It has now been a couple of months since I started this blog and I have learned a lot in that time. One of the big things I have learned is that the best and most popular blogs are the ones where the blogger is mean or sarcastic...or both. Two good examples are Gofugyourself, which dishes out the dirt on celebrity fashion disasters, and the Critical Sports Blog, which offers up a big dose of reality on the world of sports.
At least this is what I've found in terms of popular general blogs. I'm sure there are plenty of serious blogs written by serious people on serious topics. After all, there are 100 million of them out there. But if you look where people tend to gravitate, it's to the funny ones.
Well, well, well. The power of shouting into the wind, I guess. Last night I went back on to Technorati to try it again and lo and behold this time I was able to claim my other blog. Still no word from the technogeeks as to what the problem was, but what it might have been it changed. This time I got a completely different set of choices when I went on, which allowed me to post some HTML gobbledegook on the site, which Technorati was able to find with their spiders. So now I have staked my claim.
I feel like Admiral Byrd. (Yes, I know that was a completely worthless link but I couldn't help it.
One thing has become quite apparent about the world of blogging in the past few days. If you need help from the companies involved in the technology you are SOL. (If you don't know what SOL means you are way too young to be reading this.)
Tech support in the blogging world is nearly non-existent, at least in any practical sense. If you want help on TypePad, you can contact them via an online form. In a couple of days they will contact you with a list of things that might be the problem, all of which point back to something you did. I've put in two support requests with them, and both times by the time they got back to me I'd already solved the problem. And no, it wasn't on my end, because I'm not a blithering idiot who can barely turn on his computer.
But Technorati makes TypePad look like Nordstrom's by comparison. I was trying to claim a different blog I write call Life in the Fastpitch Lane on Technorati last weekend. I signed in, followed the standard steps for a Quick Claim, and it asked me to enter the username and password for that blog, which I did. It wouldn't take it. I thought maybe I did it wrong and tried it again. Still rejected.
I went to the login and entered the information there, just to make sure I had it right. Sure enough the admin page for the blog opened up. After four more attempts I gave up and decided to try to contact the help desk. After hunting around through the entire site for anything resembling a help function I found an online form. I filled it out in detail, explaining the problem, the steps I'd taken, and asking for suggestions.
As of five days later, nothing. Well, almost nothing. I did receive a noreply confirmation that they'd received my inquiry. But apparently it requires the wisdom of Solomon to solve because I haven't heard a single word from them yet. There's no phone number to call, no way to reach a live person. Basically, until they decide to open their e-mail I am screwed.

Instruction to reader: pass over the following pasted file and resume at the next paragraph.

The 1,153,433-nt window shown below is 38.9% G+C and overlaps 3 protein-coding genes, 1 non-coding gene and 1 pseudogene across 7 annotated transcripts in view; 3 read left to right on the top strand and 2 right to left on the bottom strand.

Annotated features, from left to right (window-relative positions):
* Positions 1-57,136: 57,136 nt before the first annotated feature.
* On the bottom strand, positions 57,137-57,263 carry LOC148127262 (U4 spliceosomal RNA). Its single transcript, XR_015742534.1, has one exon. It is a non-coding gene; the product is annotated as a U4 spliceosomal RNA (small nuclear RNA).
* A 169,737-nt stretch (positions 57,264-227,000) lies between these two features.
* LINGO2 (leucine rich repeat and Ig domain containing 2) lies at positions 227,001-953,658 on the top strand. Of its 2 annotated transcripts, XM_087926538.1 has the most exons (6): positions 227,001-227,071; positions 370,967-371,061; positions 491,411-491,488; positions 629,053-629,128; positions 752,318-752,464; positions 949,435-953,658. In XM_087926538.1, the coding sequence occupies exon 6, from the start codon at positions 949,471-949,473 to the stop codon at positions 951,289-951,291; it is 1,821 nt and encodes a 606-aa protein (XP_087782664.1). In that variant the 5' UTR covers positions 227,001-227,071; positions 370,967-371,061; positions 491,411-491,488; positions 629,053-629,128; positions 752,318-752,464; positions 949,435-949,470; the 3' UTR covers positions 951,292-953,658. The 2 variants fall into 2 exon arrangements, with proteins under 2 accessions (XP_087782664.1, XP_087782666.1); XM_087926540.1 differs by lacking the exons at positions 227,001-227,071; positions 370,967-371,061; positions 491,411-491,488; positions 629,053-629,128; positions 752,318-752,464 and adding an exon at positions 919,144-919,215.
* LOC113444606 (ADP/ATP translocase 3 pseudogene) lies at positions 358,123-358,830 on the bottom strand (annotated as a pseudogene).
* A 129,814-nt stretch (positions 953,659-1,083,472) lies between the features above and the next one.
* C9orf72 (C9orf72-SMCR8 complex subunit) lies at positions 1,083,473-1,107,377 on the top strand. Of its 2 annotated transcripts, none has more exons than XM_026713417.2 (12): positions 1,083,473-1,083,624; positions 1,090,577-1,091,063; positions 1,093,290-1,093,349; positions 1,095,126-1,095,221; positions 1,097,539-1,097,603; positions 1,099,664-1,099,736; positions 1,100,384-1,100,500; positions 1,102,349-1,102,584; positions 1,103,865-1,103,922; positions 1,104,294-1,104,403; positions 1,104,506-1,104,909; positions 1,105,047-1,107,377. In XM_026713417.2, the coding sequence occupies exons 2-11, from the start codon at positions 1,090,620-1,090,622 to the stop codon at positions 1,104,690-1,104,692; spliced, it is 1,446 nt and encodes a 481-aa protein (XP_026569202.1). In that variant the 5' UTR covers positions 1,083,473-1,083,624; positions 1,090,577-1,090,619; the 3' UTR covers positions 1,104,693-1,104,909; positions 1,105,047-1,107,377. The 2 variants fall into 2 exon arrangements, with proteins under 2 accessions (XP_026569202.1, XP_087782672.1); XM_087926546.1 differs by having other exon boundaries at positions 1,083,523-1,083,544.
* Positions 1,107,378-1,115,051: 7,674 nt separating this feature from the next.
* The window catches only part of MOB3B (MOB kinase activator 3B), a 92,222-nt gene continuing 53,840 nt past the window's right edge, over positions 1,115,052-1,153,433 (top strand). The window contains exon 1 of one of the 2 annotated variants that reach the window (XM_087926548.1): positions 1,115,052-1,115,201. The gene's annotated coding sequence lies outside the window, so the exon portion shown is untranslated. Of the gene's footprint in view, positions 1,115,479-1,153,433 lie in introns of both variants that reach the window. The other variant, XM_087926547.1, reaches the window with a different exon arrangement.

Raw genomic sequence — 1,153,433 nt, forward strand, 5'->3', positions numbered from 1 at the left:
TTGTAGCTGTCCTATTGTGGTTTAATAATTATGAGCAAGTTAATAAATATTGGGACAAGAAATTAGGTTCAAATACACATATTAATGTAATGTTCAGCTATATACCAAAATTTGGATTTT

I can figure there are two reasons I have not heard back from Technorati's tech people yet. Either this is a nearly unsolvable problem, like trying to get Rex Grossman to quit chucking the ball blindly down the field for 50 yards anytime there's a hint of trouble. Or else Technorati is such a screwed up application that the amount of help inquiries is crushing them. I feel like Michael Keaton at the end of Beetlejuice. I have number 1,354,948 and they are on number 3.
Yesterday I had one of those rewarding experiences that make it all worthwhile. I was following up on a byline article I'd written on behalf of one of our clients for a trade publication. At first when I called the managing editor was a bit neutral, perhaps annoyed at yet another call from yet another PR person. But then he asked me what the headline or topic was, and when I told him he went from cool to gushing.
The guy could not stop saying nice things about the article, and even referred to it as "a real gumdrop." He was excited that not only was it on-target for the audience and on a different topic than the usual, but it was interesting as well. Every now and then he would lapse into his standard "it's tough to make it into the print magazine" rap, but then he'd remember the article (I guess) and talk about getting it in as soon as possible.
In this business you can take a lot of grief and have to overcome a lot of rejection. So it's nice when you get on the phone with an editor who actually likes and appreciates what you do.
Haven't posted here for a little while because I've been deep into the Tech Image SCS blog and another one we're working on. Basically, I have been trying to get caught up on the mechanics of setting them up and tweaking them.
What I have found is that there is usually a way to do what you want, if you're willing and able to spend some time poking around. I'll be revising the banner to this one soon to make it fit a little better, and adjusting some of the other features as well.
Truthfully, it's both easier and more difficult that it might seem. But once you get the hang of it, the next one is easier to grasp. I hope to become on expert sooner rather than later!